Cold Darkness Awakened, easily the weakest piece of content in the entire game, essentially Tomb Raider with zombies, this mode feels uninspired and gets pretty boring very quickly. Fight zombie like enemy’s, solve some puzzles, really not that great and highlights many of the weaker aspects of the games combat systems.

Blood Ties, explore croft manor as Lara in an attempt to save it from the evil clutches of her fiendish uncle. Mostly an explorative story driven journey though croft manor with countless collectables to find and a small sprinkling of puzzle solving. Also included in Blood Ties is Lara’s Nightmare in which Lara yet again fights off zombie like enemy’s. The tight confines of the manor and the emphasis on making every shot count means that they work much better here than in Cold Darkness. This segment of content is short and not particularly re-playable but still an enjoyable addition to the overall package.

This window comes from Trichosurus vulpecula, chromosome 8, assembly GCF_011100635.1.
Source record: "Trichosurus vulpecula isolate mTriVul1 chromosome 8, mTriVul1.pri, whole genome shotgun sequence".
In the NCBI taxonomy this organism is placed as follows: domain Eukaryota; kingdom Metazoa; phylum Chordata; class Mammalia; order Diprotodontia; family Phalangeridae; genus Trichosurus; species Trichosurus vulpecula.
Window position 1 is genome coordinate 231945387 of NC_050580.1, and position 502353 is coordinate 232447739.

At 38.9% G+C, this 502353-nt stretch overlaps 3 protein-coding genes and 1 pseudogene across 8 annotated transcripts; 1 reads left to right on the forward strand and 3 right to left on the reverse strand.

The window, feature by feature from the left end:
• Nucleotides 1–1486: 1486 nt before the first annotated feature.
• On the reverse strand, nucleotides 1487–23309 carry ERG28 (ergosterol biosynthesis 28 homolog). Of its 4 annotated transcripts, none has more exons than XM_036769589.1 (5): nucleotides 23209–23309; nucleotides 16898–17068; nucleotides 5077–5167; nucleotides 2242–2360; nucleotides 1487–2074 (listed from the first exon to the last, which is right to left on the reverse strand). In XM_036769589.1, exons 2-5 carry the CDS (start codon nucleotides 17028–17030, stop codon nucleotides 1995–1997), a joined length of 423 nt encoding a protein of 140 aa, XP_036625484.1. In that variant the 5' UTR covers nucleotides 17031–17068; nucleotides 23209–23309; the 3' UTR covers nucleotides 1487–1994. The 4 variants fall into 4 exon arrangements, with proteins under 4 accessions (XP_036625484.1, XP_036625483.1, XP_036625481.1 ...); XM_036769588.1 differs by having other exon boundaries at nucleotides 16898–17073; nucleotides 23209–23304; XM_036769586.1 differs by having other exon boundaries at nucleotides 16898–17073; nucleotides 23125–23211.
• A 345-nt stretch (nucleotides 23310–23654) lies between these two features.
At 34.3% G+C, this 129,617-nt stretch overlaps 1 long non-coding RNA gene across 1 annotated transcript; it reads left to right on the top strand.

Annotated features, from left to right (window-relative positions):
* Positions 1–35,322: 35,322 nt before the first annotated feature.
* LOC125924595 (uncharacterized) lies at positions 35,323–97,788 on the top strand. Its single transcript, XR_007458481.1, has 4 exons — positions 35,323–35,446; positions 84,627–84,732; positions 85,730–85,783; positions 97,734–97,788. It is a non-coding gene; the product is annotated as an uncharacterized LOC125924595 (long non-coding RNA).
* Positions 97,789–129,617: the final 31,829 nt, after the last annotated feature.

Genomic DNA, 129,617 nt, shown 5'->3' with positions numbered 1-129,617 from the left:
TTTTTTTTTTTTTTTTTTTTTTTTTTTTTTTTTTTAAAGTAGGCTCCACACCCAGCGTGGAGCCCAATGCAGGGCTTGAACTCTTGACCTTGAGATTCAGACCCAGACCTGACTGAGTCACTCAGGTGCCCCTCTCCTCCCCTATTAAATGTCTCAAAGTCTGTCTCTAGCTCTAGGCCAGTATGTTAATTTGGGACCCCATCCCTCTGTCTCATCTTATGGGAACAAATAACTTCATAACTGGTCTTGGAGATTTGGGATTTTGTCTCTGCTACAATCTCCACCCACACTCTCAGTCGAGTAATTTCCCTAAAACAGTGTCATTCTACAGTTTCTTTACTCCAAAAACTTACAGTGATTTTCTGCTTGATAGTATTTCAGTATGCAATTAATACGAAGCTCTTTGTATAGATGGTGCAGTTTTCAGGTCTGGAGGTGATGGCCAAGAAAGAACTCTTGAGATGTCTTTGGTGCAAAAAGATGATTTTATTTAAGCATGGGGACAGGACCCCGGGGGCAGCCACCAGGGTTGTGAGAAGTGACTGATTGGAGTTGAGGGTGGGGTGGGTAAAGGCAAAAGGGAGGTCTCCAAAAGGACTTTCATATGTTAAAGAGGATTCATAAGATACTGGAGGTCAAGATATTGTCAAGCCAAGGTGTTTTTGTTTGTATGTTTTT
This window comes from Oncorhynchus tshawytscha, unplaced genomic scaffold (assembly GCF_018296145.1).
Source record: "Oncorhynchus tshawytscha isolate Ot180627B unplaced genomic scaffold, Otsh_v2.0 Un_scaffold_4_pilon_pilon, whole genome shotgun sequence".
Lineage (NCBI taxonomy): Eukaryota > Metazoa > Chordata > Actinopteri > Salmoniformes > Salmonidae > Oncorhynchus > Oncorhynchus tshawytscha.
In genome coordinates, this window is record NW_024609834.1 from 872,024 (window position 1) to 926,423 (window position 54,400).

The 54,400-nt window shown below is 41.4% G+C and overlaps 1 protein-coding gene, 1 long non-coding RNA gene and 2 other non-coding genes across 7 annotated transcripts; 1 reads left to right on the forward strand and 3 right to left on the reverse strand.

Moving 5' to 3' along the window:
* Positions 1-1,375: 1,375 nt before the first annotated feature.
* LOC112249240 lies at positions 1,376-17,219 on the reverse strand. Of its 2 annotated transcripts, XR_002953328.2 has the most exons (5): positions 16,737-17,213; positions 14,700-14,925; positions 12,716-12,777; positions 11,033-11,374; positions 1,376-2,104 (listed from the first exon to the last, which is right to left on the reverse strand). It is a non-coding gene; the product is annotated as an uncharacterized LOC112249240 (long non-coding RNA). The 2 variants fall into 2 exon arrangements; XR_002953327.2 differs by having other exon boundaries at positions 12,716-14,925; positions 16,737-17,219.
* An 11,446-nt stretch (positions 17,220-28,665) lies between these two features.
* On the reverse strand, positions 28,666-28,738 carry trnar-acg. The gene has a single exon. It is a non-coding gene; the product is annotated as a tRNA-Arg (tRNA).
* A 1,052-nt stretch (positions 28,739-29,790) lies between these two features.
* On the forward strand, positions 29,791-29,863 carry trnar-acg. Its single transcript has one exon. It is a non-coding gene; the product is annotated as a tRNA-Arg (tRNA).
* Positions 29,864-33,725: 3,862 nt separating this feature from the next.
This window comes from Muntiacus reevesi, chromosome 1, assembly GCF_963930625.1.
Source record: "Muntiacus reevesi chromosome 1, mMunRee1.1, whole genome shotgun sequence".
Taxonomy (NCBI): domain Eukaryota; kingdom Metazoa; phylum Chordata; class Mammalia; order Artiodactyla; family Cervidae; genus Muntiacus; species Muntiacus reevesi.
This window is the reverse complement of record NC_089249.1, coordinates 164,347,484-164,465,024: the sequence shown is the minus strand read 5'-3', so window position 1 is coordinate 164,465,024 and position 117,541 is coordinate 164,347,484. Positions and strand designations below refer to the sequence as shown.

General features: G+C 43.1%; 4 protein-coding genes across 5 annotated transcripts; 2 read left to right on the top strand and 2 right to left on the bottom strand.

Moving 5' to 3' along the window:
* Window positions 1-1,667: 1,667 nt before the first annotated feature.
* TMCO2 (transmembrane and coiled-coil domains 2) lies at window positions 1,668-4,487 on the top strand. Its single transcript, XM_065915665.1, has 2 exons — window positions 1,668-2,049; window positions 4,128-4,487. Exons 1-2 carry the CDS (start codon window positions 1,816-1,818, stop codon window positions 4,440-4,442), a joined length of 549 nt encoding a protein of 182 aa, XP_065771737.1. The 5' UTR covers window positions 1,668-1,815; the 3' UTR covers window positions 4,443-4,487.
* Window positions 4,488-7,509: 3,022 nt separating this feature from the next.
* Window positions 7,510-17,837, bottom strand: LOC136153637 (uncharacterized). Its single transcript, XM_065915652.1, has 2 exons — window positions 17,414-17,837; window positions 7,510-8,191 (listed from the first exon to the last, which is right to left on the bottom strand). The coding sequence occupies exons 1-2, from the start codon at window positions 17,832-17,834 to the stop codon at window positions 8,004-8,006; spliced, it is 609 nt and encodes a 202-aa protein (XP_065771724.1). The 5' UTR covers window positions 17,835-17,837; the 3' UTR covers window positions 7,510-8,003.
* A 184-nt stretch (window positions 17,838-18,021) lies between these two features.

The game also includes a plethora of additional weapons and skins as well as a new difficulty mode to boot. Also comes in some well-presented packaging where the game case is in fact a mini art book. If you’re looking for an action packed adventure game brimming with content, you can’t go wrong with this amazing 20 year celebration.